# ROUNDDOWN

The `ROUNDDOWN` formula rounds a number down to a specified number of decimal places. It is commonly used in financial calculations, such as calculating the total cost of a purchase including tax. The formula takes a required `value` parameter and an optional `places` parameter specifying the number of decimal places to round to.

## Usage

Use the `ROUNDDOWN` formula with the syntax shown below, it has 1 required parameter and 1 optional parameter:

Parameters:
1. value (required):
The number to be rounded down.
2. places (optional):
The number of decimal places to round to. If omitted, the default value is 0.

## Examples

Here are a few example use cases that explain how to use the `ROUNDDOWN` formula in Google Sheets.

### Rounding down to the nearest whole number

When calculating the quantity of items needed for a project, you may want to round down to the nearest whole number to ensure that you don't overestimate the amount needed. The `ROUNDDOWN` formula can be used to achieve this.

### Calculating sales tax

When calculating sales tax on a purchase, you may want to round down the total cost to the nearest cent. The `ROUNDDOWN` formula can be used to achieve this.

### Calculating depreciation

When calculating depreciation of an asset, you may want to round down the calculated value to the nearest dollar. The `ROUNDDOWN` formula can be used to achieve this.

## Common Mistakes

`ROUNDDOWN` not working? Here are some common mistakes people make when using the `ROUNDDOWN` Google Sheets Formula:

### Missing value argument

If you forget to provide the value argument, the function will return an error. Make sure to include the value you want to round down.

### Incorrect number of arguments

If you provide more or less than two arguments, the function will return an error. Double-check that you have included both the value and the number of decimal places.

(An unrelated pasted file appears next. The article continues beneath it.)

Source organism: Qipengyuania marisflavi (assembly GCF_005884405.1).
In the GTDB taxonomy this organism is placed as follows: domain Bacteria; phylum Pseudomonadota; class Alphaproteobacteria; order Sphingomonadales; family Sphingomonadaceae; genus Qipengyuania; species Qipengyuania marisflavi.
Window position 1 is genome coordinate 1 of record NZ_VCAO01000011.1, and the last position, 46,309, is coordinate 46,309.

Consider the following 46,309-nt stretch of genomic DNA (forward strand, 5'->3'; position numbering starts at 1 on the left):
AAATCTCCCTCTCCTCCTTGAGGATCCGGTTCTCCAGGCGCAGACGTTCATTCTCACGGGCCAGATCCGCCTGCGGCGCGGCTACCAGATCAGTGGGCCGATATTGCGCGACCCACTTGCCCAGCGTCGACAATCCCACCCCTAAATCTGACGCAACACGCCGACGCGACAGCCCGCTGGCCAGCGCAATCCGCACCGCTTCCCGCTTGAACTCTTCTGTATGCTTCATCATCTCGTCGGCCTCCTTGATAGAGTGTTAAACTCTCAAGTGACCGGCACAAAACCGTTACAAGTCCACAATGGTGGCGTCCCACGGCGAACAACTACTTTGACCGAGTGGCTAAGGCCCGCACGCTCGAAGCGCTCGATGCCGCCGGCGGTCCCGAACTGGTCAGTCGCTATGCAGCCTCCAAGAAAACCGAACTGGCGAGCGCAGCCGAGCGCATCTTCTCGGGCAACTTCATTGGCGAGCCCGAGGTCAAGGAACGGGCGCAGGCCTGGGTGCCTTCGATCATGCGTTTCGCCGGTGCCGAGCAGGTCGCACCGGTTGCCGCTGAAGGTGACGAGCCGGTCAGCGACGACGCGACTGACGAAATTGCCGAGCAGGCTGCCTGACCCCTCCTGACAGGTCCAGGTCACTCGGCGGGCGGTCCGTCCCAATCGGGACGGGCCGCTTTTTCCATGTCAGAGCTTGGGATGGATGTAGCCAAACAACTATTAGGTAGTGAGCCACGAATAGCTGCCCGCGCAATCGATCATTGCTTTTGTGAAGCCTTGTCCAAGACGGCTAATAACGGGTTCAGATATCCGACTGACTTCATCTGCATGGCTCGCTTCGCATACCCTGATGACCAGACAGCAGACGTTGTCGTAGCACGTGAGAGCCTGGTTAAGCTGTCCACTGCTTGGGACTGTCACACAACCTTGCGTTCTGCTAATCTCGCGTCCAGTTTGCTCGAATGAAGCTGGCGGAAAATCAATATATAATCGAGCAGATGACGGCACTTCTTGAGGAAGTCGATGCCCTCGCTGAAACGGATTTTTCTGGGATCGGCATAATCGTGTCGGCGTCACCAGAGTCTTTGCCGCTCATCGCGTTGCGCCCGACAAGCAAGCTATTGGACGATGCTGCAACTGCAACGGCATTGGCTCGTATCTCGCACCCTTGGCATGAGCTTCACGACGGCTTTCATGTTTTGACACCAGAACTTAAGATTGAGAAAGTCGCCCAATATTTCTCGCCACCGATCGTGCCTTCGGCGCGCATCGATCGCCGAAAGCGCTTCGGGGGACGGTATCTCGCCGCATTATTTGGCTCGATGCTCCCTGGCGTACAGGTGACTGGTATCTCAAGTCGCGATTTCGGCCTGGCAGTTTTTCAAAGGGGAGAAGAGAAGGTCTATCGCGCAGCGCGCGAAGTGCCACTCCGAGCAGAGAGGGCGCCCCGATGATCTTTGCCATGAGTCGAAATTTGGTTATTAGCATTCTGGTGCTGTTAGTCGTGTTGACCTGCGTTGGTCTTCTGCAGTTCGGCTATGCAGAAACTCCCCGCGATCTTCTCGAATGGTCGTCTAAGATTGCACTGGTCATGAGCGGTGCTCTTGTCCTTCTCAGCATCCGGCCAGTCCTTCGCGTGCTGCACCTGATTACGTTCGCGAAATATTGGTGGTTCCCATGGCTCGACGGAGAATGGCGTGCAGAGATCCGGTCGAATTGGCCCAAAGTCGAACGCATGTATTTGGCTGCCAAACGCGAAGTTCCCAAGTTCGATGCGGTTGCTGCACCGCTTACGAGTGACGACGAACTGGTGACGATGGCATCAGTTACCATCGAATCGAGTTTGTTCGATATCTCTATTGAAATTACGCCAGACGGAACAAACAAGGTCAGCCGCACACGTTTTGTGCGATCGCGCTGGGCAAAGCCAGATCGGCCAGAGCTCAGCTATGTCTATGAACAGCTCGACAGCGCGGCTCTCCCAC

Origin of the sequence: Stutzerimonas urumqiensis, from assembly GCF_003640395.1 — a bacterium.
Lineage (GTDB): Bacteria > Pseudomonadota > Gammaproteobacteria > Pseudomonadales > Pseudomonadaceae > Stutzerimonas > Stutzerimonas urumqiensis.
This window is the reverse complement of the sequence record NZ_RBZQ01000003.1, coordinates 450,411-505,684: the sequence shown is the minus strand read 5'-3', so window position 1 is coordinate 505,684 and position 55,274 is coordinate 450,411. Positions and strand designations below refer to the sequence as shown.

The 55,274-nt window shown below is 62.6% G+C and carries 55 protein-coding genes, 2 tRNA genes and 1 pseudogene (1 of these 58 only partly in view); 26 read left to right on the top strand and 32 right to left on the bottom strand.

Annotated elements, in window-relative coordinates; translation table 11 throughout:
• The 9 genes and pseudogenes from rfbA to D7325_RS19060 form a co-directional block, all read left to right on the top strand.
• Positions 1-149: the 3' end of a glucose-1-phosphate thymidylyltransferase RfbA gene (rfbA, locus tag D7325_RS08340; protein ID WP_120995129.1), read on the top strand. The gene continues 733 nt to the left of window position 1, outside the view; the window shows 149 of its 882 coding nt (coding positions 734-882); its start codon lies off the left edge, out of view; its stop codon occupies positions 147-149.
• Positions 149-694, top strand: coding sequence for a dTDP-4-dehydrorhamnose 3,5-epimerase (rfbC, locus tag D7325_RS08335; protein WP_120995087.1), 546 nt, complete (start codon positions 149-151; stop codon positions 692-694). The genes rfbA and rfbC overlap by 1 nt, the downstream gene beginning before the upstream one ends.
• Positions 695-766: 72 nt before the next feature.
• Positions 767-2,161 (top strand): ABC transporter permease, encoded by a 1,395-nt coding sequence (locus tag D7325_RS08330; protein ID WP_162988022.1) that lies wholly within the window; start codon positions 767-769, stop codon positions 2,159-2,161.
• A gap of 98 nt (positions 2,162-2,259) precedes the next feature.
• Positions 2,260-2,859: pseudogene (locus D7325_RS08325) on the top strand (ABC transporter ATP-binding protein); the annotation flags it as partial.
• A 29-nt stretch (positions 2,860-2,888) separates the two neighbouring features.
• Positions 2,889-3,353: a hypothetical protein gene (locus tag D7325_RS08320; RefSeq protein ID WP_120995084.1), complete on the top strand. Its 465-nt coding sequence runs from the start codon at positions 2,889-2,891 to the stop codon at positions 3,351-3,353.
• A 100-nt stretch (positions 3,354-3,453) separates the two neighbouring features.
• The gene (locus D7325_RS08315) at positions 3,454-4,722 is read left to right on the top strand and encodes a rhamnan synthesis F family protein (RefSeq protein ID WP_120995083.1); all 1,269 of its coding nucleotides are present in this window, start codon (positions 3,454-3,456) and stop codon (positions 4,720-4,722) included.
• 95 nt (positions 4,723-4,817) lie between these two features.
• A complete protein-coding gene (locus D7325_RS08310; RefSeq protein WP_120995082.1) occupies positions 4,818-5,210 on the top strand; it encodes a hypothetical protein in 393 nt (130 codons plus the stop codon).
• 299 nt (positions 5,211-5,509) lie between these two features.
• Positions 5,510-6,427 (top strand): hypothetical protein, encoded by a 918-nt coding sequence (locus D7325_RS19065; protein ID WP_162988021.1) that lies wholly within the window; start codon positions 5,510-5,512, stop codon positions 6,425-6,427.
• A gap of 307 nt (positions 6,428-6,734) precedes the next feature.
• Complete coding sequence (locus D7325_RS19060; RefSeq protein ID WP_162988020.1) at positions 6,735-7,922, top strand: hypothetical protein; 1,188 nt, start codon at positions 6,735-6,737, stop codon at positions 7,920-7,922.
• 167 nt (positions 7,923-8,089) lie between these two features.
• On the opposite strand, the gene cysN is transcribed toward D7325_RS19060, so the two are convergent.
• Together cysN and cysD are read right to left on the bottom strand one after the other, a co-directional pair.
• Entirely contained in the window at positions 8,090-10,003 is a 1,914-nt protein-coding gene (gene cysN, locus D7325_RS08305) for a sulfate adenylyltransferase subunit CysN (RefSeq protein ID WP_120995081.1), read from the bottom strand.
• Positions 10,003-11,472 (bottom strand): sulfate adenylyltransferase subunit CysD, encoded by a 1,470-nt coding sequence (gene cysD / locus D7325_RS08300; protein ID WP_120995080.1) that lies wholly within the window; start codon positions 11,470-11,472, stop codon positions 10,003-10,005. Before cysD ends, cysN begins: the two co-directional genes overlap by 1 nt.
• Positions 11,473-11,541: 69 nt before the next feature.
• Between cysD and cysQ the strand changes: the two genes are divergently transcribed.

### Incorrect data type

If you provide a value that is not a number, the function will return an error. Make sure to only use numeric values as the first argument.

### Negative number of decimal places

If you provide a negative number of decimal places, the function will return an error. Make sure to only use positive values for the second argument.

### Incorrect rounding direction

Remember that ROUNDDOWN always rounds down, regardless of the value. If you need to round up, use the ROUNDUP function instead.

The following functions are similar to `ROUNDDOWN` or are often used with it in a formula:

• `ROUND`

The `ROUND` formula rounds a number to a specified number of decimal places. It is commonly used to simplify large numbers or to make a number more readable. The formula can round both positive and negative numbers. If the `places` parameter is not specified, the formula rounds to the nearest integer.

• `CEILING`

The `CEILING` function returns a number rounded up to the nearest multiple of a specified factor. It is commonly used to round up prices to the nearest dollar or to adjust numbers to fit into specific increments.

• `FLOOR`

The FLOOR formula rounds a given number down to the nearest multiple of a specified factor. It is commonly used when dealing with financial data or when working with time values. The function takes a value and an optional factor as arguments and returns the rounded down value.

• `MROUND`

The `MROUND` function rounds a number to the nearest multiple of a specified factor. It is commonly used when dealing with financial data, such as currency or interest rate calculations.

You can learn more about the `ROUNDDOWN` Google Sheets function on Google Support.